Bears

Here's how the new CBA impacts the Bears' roster

Here's how the new CBA impacts the Bears' roster

The NFLPA voted to approve the ratification of a new collective bargaining agreement (CBA) on Sunday, bringing labor peace to the NFL through 2030.

The headline items from the new deal are the expanded playoff format (which begins in 2020) and the potential for a 17th regular-season game beginning in the 2021 season. But there will be significant impacts that extend beyond the schedule and revenue sharing.

Rosters will look different, and general managers will have more flexibility to work with.

Gameday rosters increase from 46 to 48 players

Naturally, with more games come more injuries. And the only way for teams to prepare for those injuries is by having more players available. One of the most difficult decisions that face coaches each week is who the final two or three players should be on game day. Now, with two more players available for active duty, the end result will be a more well-rounded Sunday squad.

One extra offensive lineman 

So, here's the catch. One of those two extra gameday spots has to be an offensive lineman. Teams can now carry three backups on Sundays (or Monday night...or Thursday night) instead of the traditional two.

12-man practice squad in 2020; 14 in 2022

One of the biggest benefits for roster building is the expansion of the practice squad from 10 players to 12 in 2020. It grows to 14 players in 2022. And practice squads will be more appealing to players than any competitor leagues, too, with salaries for those players rising from $8,000 per week to $11,500. This is especially good news for teams like the Bears who have a well-established roster of starters and veteran backups but may want to have developmental options in the pipeline. The larger practice squad gives them the chance to do that (especially at quarterback).

Two practice squad promotions each week for an expanded 55-man roster

Speaking of those practice squads, NFL teams will be given the option to promote two practice squad players to their new 55-man active roster every week. Remember: the current structure allows for 53 players on the active roster which gets cut to 46 on game day. With the two practice squad promotions, the active roster grows to 55.

The best news? NFL teams can send those players back to the practice squad without having to clear waivers (and risk losing them to another team). Each player can be called up and sent back to the practice squad twice without the risk of waivers.

Under Center Podcast: Should Bears have added Cam Newton over Nick Foles?

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USA TODAY

Under Center Podcast: Should Bears have added Cam Newton over Nick Foles?

JJ Stankevitz, Cam Ellis and Adam Hoge debate and discuss which quarterback GM Ryan Pace should have gone after this offseason.

Later, they discuss hurdles the NFL still has to go through in order to start the season, and also dive into Jay Cutler's chicken mystery.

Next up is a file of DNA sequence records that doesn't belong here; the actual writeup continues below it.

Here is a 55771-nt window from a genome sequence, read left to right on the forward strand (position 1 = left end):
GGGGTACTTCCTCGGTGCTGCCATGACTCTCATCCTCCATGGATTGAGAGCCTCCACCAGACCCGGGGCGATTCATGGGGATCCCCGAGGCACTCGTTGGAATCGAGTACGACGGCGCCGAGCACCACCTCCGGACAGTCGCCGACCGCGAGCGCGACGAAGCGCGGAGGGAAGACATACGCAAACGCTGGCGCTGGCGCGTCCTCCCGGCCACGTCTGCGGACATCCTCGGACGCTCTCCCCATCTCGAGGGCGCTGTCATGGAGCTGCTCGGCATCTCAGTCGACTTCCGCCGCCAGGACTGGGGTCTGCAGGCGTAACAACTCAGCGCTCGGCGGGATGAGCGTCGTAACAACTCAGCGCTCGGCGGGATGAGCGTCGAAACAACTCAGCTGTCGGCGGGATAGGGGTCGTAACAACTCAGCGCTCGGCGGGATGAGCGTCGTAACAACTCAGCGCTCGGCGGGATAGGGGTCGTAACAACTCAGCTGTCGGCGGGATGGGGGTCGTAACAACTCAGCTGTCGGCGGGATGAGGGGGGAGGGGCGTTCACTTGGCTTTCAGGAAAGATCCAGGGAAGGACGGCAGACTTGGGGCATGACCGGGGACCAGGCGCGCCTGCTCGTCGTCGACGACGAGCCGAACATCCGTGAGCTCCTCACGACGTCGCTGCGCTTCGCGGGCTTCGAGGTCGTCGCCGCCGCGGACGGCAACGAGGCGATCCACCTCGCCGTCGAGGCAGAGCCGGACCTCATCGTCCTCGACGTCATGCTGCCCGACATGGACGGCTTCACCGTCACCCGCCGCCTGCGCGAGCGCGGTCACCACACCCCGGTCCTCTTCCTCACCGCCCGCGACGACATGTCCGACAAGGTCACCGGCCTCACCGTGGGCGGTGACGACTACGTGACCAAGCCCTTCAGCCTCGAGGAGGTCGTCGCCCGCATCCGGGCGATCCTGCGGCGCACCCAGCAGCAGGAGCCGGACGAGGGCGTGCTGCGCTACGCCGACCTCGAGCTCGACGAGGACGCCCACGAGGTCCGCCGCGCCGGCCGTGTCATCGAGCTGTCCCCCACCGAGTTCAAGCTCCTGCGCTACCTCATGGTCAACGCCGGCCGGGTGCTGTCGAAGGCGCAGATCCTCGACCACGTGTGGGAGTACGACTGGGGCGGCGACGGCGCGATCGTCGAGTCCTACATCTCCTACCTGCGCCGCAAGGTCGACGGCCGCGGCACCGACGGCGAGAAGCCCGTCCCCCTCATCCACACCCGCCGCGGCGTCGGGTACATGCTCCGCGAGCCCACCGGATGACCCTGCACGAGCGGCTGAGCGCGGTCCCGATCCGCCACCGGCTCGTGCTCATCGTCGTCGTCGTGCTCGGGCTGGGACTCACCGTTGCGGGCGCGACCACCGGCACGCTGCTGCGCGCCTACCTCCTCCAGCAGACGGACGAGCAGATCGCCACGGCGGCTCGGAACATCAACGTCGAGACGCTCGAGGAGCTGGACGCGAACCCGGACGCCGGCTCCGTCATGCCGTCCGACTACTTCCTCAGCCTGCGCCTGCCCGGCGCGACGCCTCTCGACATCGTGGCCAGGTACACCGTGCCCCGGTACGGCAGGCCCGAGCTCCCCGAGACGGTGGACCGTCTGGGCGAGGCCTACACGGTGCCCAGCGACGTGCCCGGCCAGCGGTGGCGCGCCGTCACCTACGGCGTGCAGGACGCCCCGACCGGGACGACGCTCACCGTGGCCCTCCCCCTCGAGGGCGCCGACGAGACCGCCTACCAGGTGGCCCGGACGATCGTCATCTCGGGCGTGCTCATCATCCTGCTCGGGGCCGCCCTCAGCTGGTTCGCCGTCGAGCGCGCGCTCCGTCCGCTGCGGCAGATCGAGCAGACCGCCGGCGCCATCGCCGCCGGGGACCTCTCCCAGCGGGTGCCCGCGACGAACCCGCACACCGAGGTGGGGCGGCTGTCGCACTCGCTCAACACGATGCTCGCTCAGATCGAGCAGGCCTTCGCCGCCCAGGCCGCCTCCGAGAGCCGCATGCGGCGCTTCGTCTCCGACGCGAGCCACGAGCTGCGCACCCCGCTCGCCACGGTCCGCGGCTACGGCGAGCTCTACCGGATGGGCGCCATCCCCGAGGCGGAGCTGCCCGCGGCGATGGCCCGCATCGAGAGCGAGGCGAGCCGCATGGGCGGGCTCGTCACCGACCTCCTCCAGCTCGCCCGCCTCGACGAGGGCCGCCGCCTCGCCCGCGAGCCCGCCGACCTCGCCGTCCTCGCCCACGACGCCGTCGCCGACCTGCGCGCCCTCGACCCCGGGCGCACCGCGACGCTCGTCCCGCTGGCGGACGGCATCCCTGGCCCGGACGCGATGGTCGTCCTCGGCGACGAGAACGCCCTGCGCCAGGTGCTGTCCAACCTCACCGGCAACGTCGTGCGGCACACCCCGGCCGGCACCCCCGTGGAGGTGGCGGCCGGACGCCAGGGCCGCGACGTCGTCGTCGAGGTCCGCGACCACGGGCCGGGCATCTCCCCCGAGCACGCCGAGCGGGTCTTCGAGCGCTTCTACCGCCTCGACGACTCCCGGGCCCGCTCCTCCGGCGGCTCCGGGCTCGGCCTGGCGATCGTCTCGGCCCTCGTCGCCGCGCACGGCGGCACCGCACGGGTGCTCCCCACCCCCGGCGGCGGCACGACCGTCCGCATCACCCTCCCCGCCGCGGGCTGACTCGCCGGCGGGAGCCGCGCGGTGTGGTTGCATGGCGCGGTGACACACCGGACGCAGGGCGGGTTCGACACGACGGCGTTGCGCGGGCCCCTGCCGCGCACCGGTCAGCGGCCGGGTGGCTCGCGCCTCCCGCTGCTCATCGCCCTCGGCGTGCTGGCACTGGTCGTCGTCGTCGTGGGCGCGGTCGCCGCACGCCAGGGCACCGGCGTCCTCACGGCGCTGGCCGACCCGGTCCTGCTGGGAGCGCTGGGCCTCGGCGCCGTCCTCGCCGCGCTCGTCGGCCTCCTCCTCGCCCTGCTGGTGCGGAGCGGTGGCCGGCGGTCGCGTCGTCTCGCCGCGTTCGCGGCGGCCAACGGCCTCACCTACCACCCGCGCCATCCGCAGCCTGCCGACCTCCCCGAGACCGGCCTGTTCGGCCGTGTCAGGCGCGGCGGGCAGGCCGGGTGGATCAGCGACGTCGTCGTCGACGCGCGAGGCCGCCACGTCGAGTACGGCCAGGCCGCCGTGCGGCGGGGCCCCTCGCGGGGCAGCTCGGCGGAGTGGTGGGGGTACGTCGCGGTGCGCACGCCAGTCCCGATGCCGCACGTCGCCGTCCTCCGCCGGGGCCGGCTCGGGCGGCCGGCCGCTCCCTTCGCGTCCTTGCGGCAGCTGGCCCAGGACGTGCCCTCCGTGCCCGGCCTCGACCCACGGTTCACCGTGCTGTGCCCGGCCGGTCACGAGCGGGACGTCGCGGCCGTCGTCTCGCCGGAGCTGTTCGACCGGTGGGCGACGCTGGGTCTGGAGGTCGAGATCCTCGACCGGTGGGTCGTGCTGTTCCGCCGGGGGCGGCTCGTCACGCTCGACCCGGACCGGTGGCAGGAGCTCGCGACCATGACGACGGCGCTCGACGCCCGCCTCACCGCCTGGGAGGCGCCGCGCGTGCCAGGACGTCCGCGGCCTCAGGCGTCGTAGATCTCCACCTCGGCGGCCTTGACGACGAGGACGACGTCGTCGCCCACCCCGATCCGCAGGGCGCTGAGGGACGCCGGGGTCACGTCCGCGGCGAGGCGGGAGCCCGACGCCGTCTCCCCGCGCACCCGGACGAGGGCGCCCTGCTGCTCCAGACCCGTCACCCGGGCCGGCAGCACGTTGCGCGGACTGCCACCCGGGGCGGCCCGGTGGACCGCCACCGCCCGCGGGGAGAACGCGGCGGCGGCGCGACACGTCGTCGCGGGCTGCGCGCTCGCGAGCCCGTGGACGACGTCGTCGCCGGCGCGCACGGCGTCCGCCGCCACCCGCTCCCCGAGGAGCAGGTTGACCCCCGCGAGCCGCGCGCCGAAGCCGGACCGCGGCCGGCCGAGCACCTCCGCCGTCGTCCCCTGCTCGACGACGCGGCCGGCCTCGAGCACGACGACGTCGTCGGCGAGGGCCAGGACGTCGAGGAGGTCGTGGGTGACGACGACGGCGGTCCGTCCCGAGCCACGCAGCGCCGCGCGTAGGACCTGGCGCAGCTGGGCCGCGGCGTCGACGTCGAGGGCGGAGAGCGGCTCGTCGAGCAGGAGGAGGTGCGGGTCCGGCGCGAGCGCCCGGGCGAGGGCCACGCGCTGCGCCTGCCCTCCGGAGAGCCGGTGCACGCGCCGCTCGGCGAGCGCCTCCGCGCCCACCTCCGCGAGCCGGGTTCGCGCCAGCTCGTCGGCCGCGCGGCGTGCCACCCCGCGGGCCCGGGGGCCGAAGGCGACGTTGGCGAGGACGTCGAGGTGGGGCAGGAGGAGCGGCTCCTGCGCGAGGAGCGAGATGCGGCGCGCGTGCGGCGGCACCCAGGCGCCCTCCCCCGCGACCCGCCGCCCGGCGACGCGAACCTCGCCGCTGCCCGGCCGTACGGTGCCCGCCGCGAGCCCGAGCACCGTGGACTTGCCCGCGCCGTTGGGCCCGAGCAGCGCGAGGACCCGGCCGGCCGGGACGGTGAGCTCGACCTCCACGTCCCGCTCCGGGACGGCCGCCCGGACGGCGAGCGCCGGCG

Click to download the MyTeams App for the latest Bears news and analysis.

(1:51) - Did the Bears make the right decision by going after Nick Foles?

(7:47) - Is Cam Newton's upside bigger than Foles'?

(18:00) - What can the NFL learn from MLB's return-to-play plan?

(30:23) - NFL will shorten the preseason to two games

(37:00) - Bears coverage will change this year

(45:13) - Jay Cutler's missing chickens

Listen here or below.

Under Center Podcast

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Robert Quinn says he wants to be 'icing on the cake' for Bears defense

Robert Quinn says he wants to be 'icing on the cake' for Bears defense

The failures of former Bears first-round pick Leonard Floyd have been well documented. His inability to develop into the kind of pass rusher GM Ryan Pace was expecting when he selected him with the ninth overall pick in 2016 forced Chicago to make a massive investment in the position this offseason when they signed Robert Quinn to a five-year, $70 million deal.

The Bears' decision to move on from Floyd was the result of his absolute failure to consistently pressure opposing quarterbacks. He managed just 18.5 sacks in four seasons in Chicago, including a career-low three in 2019. 

Quinn represents a massive upgrade opposite Khalil Mack, and he told Terrell Owens on the 'Getcha Popcorn Ready' podcast that he wants to be the missing piece on what could be a championship-caliber defense.

"They already have the talent there," Quinn said of the Bears defense. "I'm just trying to bring the icing on the cake. I believe in my talents. I know what I bring to the table and again I know what they had there already. 

"I think with that formula, we can do something special this year."

Quinn had a bounce-back season in 2019 with the Cowboys when he registered 11.5 sacks. It was his first season with more than 10 sacks since 2014, but it wasn't a fluke. Quinn's battled injuries over the last few years (which is obviously a concern moving forward), but when healthy, he's one of the game's top sack artists.

Quinn had a remarkable 19 sacks in 2013 with the Rams.

Quinn's presence off the edge will be a boon for Mack, who's coming off his worst season since his rookie year. His 8.5 sacks broke his streak of four-straight seasons with 10.5 sacks or more. Mack's down season was proof that he isn't Superman, although he sometimes plays like it, and that he needs a complementary edge rusher who can take some focus of pass protection away from him. Quinn will be that guy.

The only thing that will prevent Quinn from making a massive impact with the Bears is his health. He's played a full 16 games just once in the last five years; he appeared in 14 games in 2019.